The UN has described the Caribbean nation as at a “standstill” due to widespread protests initially spurred by the nearly doubling of gasoline prices.
Haiti is coping with several crises, including those that are humanitarian, political, economic, and security-related.
Jovenel Mose, the country’s president, was slain in July of last year, and an earthquake in August left the southern areas of the Caribbean island country devastated.
Large portions of the capital city of Port-au-Prince have been taken over by violent gangs with heavy weapons, who frequently abduct residents for ransom. According to news sources, gunfire has reportedly been heard throughout the city this week.
António Guterres’ spokesperson, Mr Dujarric, said in a statement that the UN head was “especially concerned with the safety of all Haitians, including the most vulnerable, and asks for calm and greatest restraint.”
He encourages all relevant parties to act right once to defuse the situation, prevent violence, and give the Haitian National Police the freedom to carry out its responsibility to safeguard the populace.
Additionally, the UN chief urged “all stakeholders to rise above their differences and to immediately participate in a peaceful and inclusive discourse on a constructive path forward.”
The “already catastrophic humanitarian crisis faced by Haiti’s most vulnerable people will worsen considerably further,” he warned if the existing situation persisted.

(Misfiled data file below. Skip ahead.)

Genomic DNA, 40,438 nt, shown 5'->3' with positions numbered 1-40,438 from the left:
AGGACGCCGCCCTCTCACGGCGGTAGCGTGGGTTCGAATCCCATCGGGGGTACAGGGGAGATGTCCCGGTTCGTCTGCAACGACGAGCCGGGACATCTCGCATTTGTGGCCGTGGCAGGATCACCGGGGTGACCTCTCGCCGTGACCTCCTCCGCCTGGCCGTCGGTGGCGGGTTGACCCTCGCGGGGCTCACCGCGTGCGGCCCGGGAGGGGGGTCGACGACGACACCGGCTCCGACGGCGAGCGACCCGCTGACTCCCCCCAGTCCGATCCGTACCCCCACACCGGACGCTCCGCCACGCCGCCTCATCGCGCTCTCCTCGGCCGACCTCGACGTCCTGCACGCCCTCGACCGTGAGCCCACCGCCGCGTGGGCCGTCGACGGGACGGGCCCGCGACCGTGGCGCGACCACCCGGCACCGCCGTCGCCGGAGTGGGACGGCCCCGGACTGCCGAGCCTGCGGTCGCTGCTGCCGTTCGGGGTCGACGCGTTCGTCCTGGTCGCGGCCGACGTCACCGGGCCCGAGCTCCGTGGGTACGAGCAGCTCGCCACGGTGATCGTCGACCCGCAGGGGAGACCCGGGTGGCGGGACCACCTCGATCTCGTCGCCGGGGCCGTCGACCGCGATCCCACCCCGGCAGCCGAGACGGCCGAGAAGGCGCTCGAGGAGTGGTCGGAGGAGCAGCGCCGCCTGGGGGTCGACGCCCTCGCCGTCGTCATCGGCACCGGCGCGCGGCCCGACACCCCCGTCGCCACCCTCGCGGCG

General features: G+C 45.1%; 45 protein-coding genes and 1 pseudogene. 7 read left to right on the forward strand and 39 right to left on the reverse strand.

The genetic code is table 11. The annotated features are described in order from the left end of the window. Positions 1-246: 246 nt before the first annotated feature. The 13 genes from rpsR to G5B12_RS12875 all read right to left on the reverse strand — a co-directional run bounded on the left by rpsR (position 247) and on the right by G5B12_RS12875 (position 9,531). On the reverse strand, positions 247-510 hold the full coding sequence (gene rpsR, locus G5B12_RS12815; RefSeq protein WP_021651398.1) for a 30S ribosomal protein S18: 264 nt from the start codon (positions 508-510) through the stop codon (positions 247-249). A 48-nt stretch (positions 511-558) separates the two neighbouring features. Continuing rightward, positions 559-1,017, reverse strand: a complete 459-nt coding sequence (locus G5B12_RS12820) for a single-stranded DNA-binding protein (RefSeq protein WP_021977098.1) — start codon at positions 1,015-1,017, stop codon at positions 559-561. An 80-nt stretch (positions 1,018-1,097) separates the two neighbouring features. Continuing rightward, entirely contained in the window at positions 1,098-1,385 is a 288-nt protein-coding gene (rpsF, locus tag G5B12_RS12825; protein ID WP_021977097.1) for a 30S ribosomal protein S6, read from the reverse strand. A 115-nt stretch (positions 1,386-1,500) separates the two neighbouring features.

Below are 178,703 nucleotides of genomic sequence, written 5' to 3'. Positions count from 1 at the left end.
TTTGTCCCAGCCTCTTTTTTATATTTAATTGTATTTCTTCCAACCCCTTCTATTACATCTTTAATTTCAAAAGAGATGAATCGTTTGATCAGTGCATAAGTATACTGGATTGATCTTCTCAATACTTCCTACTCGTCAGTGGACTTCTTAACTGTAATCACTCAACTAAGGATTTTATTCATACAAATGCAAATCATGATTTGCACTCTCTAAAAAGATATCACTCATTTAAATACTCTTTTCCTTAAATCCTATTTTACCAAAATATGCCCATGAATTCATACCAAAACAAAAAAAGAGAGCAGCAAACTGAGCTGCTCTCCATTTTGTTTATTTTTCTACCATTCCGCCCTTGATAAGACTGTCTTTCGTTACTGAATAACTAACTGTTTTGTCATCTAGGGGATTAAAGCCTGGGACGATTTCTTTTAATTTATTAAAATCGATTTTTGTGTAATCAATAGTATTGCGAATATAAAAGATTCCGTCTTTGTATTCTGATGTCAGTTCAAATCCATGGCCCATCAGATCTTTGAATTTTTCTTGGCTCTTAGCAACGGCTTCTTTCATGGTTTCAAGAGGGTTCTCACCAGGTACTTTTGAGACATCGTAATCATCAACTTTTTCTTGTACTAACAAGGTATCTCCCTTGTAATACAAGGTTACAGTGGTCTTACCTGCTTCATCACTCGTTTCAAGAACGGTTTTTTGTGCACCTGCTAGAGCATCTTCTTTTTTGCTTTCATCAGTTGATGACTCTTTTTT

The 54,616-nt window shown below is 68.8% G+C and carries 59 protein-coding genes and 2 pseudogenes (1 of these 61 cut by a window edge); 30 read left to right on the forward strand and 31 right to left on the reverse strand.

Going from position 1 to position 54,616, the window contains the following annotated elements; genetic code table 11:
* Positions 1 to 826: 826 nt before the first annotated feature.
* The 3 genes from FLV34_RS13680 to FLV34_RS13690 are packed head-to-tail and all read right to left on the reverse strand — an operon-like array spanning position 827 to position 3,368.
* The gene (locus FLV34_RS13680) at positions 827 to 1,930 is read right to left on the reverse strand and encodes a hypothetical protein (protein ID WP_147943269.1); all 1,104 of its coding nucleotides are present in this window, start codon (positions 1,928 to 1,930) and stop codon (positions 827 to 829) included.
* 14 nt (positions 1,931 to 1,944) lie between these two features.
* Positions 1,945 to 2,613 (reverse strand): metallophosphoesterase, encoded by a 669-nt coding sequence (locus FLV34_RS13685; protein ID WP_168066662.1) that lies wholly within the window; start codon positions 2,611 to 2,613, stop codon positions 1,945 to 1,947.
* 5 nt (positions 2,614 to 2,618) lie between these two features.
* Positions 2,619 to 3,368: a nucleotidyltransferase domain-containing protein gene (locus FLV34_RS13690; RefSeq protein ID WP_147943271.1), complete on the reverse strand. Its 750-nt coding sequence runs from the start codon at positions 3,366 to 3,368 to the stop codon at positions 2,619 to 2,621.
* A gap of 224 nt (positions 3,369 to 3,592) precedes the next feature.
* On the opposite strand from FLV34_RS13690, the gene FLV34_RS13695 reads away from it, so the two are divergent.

UN facility raided
In Gonaives, in the country’s north, protesters plundered and subsequently set fire to a warehouse operated by the UN World Food Programme (WFP) on Thursday.
Jean-Martin Bauer, the country director for the organisation providing emergency food help, called the incident “just unacceptable. According to a statement from him, the food that was stolen “was intended to feed over 100,000 schoolchildren until the end of the year and provide humanitarian help to Haiti’s most vulnerable families.
“WFP is in Haiti to boost local production and livelihoods through our long-term resilience projects while supporting vulnerable people in dire need.”
Staff are available
According to the UN, its personnel and allies are still present and prepared to help those in need all around the nation.
However, the WFP stated that it would probably struggle to provide aid in the upcoming days due to a financing gap and challenging relief logistics, including dangers to supplies on the ground.
Fiona, a tropical storm developed in the Caribbean, might hit Haiti on Monday.
Analysis by: Advocacy Unified Network